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The Eo Rossa or Eó Ruis (Yew of Ross) was one of the five sacred trees of Ireland (the Bile* Trees or the Bileda) and said to grow by the River Barrow at Leighlinbridge. It grew from three natured berries from a branch born by the Irish God, Trefuilngid Tre-ochair (Triple Bearer of the Triple Key, Master of All Wisdom and consort of Macha, the triple goddess). The God appeared as a giant to an assembly at Tara which was gathered by King Conaing Begeglach. He came from the West carrying the branch on which were nuts, apples and acorns. The Giant explained that he had originally come from where the Sun rose in the East and had travelled to where it set in West as he was investigating why it had stood still for a day. He was on his way back from the West when he had came across the gathering. He took his branch and shook it, letting the fruit fall and be collected by some of those attending. Seeds taken from this fallen fruit were planted throughout Ireland creating the five sacred trees. Some sources say the seeds were given to Fintan who planted the five trees.
Yews were regarded by the Irish as symbols of life and death and the sacred trees were said to be important meeting sites for tribes and may have been where their kings were inaugurated.
The Eo Rossa was felled in the seventh century and St Molaisse distributed the wood amongst the Irish Saints, thus in a way Christianising this important pagan symbol. Some of the limbs were given to St Moling and used in the construction of his oratory’s roof at St Mullins.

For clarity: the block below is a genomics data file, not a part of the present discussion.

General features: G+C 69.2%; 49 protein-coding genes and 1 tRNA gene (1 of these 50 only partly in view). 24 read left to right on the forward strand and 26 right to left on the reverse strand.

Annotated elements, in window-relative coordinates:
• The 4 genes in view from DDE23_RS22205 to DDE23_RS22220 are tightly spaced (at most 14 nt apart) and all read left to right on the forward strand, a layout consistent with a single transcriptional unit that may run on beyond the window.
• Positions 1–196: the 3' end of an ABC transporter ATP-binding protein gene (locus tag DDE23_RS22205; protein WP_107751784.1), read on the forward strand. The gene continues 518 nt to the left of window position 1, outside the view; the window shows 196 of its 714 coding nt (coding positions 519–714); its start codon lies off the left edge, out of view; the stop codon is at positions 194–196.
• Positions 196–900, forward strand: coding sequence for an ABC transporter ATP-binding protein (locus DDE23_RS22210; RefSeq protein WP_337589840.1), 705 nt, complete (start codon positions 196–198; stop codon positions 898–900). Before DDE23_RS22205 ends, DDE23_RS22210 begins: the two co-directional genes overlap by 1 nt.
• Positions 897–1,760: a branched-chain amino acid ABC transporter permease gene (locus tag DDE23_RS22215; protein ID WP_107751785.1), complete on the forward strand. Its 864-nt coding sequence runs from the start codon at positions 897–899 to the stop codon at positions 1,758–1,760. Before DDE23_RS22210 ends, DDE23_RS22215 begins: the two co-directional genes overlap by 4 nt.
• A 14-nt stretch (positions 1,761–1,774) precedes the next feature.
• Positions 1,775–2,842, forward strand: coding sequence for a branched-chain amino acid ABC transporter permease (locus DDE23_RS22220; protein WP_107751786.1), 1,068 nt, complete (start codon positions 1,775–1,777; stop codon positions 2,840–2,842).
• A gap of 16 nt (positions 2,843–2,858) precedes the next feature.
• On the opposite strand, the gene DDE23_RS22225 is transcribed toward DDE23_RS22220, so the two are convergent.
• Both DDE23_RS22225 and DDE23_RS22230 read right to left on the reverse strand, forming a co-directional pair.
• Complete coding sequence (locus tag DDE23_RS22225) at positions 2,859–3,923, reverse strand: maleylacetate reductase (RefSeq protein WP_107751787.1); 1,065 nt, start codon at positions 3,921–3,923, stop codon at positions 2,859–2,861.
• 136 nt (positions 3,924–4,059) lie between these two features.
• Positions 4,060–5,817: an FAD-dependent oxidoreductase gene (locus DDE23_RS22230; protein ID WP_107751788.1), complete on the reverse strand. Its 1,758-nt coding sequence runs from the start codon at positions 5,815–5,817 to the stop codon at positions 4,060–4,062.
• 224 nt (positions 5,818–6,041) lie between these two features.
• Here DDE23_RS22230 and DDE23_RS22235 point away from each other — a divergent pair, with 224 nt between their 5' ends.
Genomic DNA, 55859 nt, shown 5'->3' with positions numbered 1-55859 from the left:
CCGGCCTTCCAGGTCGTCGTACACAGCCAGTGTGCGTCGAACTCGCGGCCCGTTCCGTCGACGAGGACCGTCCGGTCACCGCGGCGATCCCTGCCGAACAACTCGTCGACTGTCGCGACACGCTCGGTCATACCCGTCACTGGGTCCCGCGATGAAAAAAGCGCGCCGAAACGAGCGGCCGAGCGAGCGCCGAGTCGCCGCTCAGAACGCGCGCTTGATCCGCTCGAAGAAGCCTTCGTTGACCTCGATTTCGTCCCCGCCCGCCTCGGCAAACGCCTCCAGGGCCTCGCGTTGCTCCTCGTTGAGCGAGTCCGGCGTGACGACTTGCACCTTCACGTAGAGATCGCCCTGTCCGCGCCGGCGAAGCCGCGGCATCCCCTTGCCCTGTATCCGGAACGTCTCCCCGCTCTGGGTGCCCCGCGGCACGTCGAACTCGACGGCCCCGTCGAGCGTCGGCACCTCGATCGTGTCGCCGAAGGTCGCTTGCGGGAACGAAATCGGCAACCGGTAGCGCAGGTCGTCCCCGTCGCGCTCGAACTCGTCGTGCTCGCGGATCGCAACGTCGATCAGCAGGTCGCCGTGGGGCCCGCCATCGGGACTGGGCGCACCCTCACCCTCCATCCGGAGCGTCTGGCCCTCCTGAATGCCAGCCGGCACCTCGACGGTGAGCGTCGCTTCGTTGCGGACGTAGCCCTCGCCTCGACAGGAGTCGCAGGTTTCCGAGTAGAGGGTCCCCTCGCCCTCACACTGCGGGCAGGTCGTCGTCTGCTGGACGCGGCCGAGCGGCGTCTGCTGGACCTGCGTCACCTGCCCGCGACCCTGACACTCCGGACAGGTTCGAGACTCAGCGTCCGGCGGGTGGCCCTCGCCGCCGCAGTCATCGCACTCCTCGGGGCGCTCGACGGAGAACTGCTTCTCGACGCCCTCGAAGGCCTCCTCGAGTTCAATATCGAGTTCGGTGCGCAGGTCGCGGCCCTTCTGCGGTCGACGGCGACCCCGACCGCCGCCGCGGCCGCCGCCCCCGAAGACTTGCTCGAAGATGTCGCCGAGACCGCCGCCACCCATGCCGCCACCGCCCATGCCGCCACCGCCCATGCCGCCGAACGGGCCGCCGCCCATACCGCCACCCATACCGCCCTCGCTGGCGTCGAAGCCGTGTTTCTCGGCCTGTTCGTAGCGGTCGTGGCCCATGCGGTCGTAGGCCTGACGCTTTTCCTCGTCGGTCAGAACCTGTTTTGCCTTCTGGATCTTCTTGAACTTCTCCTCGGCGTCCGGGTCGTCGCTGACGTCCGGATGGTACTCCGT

Connellan wrote a riddle in 1860 concerning the Eo Rossa. The riddle asked; Which are the two trees whose who’s green tops do not fade until they become withered? The answer being the Fidh-Sidheang and the Eo Rossa.
The other four sacred trees were the;
Eó Mugna (Yew of Munga) or Craebh Mughna from Bealach Mughna in Magh Ailbhe, County Kildare.
Craebh Daithi (Dathi’s Branch) (ash) from Ferbil (Farbill), County Meath.
Craebh Uisnigh or Bile Uisneg (Bile Uisneg)(ash) on the hill Uisnech, Usnagh, County Meath
Tortu (Bile Tortan) (ash) from Magh Tortan, Ardbreacan, County Meath. This was a huge tree was visited by St Patrick and is said to have sheltered to the men of Tortu in time of need.
Both the Yew of Ross and Yew of Munga have been described as being oaks, probably because they were said to bare the three fruits of acorns, apples and hazel nuts as their parent branch did and hence were not your usual tree and maybe hard to identify. They were all said to have blown down in high winds during the seventh century.
*Bile – Ancient Tree
(Obviously the map below cannot show the exact location where the tree stood 1300 years ago).